How to not impress the in-laws (even for all your trying)

It all sort of came to a head for me when my sister-in-law said, as she assembled pizzas in her cabin kitchen from prepared, vacuum-packaged crust and pre-shredded mozzarella, that she doesn’t care for basil.

Whaaat? I wanted to scream, protective as I am of basil. What’s wrong with you?

I’m guessing the defense of fresh herbs doesn’t really warrant a raised voice — especially when you’re a guest in someone else’s kitchen — so thankfully propriety took over before my kitchen rage actually flared.

Besides, zero tolerance for basil does not a bad person make. I’m pretty dismissive of dill, so who am I to talk? Still, after two days of watching various family members effectively frown on fresh ingredients and cooking methodology by opening cans of green beans and condensed cream of mushroom soup and cranberry “sauce,” I’d had it.


I’d had it watching my in-laws’ Viking-ed, Bosch-ed , granite-decked kitchen wasted on merely heating things up. I’d had it of being laughed at – not to the point of ridicule, of being derided, but there were uncomprehending snickers all the same – for impetuously crafting homemade twisty breadsticks just because I’m trying to learn to make better bread; for baking my kid’s birthday cake from scratch on the same day I had to make three dishes for the holiday meal; for making my own salad dressing and – heaven forbid – carefully rinsing and ripping up heads of lettuce instead of buying pre-chopped greens (nothing against pre-chopped; the store just didn’t have the variety I wanted for my salad of oranges , avocado, walnuts, chèvre, and maple-balsamic vinaigrette).

Maybe it’s because I’m the youngest and was the last to marry into the family, or that I’m possessed of a peculiar shyness when it comes to manifesting my culinary tendencies, or maybe it’s because I’ve only been really cooking for less than a decade. Most likely I’m suffering from a combo. But despite the regular raves and recipe requests the dishes made at my hand draw, I still feel like I’m regarded as a baby in the kitchen. And I guess I am, in a lot of respects (who can compete with the grandmas of any family? Not I). Even so, it’s a difficult position to be in, having grown up as the oldest, the sage.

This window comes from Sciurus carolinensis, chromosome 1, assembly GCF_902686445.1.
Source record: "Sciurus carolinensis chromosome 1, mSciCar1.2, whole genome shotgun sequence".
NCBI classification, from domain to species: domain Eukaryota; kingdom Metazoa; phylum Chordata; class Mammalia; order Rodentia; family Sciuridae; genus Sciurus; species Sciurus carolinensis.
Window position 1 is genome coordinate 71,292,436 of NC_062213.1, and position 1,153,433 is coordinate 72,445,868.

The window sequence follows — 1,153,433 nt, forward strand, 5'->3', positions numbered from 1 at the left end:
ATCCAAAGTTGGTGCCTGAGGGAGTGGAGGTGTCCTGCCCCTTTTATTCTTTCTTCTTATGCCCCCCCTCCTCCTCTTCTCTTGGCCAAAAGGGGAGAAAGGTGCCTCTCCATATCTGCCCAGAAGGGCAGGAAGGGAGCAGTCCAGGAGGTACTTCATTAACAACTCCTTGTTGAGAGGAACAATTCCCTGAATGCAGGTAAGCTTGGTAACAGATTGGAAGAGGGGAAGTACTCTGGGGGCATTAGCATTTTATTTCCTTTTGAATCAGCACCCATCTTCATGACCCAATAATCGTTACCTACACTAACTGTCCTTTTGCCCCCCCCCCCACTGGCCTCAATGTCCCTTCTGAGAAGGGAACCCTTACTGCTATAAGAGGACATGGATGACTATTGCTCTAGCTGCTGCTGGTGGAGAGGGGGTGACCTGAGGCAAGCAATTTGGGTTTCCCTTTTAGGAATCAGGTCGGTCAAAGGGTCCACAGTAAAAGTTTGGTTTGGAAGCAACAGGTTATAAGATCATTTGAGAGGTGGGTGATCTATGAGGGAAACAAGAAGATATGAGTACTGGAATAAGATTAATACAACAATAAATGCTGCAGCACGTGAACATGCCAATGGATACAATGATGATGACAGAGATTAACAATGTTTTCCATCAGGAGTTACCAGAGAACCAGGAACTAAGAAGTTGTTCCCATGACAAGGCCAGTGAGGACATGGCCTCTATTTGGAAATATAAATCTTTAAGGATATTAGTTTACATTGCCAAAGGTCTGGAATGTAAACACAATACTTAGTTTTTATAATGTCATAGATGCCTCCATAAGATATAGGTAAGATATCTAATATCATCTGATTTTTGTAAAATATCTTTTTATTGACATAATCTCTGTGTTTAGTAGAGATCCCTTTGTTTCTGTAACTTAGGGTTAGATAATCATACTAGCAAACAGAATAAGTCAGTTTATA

One year – sandwiched somewhere in the years I was refusing to learn to cook – my mother-in-law recommended I bring her signature Jell-O salad to a family function. Everyone else was bringing something, and she thought the Jell-O would be an appropriate assignment for me – a way to contribute that wasn’t overwhelming or (to most minds) actually integral to the meal.

That first time I screwed it up, believe it or not. The Jell-O didn’t set right and flowed around everybody’s honey-baked ham slices (or was it brisket?) to be soaked up by their white, squishy rolls. But for years I remained the designated Jell-O maker, and I was none too pleased. Especially when I started cooking real food, dishes with nutritional and aesthetic value. I wanted to share my newfound hobby with the family, but as my mother-in-law hadn’t noticed I could do anything but dissolve gelatin-laced sugar in boiling water and stir in some frozen berries, the Jell-O remained my familial duty.

Finally one year, my sister-in-law (the basil hater), spoke up for me. She actually suggested to our mother-in-law that I might like to make something else, that I shouldn’t be relegated to preparing the wobbly jewel-toned mass for all my married years. I guess I owe her. Which means I’d best not judge her ongoing relationship-of-convenience with prepared and processed foods.

Dish out what you want to get back, right?




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